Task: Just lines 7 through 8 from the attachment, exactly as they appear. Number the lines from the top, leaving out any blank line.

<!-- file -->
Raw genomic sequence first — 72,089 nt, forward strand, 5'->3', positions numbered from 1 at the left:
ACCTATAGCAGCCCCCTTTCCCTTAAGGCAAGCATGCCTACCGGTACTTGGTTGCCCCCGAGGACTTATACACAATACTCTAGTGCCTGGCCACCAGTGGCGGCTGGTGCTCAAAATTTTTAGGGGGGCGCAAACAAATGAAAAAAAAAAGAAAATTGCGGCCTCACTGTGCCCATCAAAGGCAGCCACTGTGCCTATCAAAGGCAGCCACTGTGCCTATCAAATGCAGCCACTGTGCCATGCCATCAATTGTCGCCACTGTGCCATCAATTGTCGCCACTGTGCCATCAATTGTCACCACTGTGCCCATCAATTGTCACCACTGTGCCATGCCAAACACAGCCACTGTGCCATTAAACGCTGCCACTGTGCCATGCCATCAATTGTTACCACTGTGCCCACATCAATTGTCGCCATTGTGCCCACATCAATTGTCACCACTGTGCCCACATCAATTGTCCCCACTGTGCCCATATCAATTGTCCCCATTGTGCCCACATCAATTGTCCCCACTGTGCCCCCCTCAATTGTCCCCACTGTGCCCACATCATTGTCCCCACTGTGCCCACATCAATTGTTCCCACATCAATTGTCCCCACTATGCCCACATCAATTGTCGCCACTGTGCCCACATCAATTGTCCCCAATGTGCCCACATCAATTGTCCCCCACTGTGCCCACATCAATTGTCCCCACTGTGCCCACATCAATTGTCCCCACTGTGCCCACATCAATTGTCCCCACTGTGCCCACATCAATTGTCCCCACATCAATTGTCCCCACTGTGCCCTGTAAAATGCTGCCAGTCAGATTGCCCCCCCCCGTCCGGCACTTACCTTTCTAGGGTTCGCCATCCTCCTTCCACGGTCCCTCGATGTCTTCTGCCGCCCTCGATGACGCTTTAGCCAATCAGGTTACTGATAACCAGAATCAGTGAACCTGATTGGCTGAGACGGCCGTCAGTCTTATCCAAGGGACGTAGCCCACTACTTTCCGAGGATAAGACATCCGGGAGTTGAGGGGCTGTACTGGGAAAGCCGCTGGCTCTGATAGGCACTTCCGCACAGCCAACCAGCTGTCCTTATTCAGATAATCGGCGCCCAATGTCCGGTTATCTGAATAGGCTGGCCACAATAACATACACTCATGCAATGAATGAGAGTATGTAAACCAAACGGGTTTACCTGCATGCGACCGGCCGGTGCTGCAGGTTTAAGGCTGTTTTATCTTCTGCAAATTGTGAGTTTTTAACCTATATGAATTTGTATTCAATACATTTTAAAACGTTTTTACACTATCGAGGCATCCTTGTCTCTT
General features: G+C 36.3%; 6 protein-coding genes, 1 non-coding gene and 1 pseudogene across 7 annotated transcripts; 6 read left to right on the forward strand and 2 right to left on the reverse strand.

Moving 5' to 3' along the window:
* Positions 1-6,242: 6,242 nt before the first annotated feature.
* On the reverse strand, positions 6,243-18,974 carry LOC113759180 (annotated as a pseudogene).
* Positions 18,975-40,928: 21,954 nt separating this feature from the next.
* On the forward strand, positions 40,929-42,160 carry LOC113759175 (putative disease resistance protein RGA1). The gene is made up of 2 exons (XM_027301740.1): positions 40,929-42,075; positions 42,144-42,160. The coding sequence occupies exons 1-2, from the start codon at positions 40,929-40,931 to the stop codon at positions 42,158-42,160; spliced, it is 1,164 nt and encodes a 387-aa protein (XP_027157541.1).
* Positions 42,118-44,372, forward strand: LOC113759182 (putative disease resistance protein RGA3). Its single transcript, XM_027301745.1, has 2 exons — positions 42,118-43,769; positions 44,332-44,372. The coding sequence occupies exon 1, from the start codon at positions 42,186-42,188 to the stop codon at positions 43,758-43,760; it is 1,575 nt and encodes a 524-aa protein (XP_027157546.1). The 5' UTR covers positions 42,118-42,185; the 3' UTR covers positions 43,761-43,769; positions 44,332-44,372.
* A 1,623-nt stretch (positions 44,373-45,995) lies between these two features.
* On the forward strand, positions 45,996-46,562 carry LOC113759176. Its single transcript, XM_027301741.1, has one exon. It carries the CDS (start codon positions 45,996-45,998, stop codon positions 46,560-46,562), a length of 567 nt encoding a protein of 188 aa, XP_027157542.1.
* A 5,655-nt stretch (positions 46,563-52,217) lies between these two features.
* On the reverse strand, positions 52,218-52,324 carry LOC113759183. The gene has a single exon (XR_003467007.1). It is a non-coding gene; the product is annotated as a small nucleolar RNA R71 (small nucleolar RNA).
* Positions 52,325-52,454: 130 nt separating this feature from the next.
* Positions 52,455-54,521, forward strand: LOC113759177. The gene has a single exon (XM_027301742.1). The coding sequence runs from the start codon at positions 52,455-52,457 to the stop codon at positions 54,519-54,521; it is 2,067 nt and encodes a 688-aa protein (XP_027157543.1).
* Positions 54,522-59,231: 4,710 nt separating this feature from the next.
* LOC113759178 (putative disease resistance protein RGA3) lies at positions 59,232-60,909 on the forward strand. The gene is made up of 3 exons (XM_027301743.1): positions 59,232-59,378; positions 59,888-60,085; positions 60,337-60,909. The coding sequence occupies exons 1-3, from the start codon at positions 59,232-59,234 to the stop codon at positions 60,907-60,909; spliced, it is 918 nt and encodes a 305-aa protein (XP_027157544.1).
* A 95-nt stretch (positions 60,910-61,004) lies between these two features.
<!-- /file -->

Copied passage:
* Positions 18,975-40,928: 21,954 nt separating this feature from the next.
* On the forward strand, positions 40,929-42,160 carry LOC113759175 (putative disease resistance protein RGA1). The gene is made up of 2 exons (XM_027301740.1): positions 40,929-42,075; positions 42,144-42,160. The coding sequence occupies exons 1-2, from the start codon at positions 40,929-40,931 to the stop codon at positions 42,158-42,160; spliced, it is 1,164 nt and encodes a 387-aa protein (XP_027157541.1).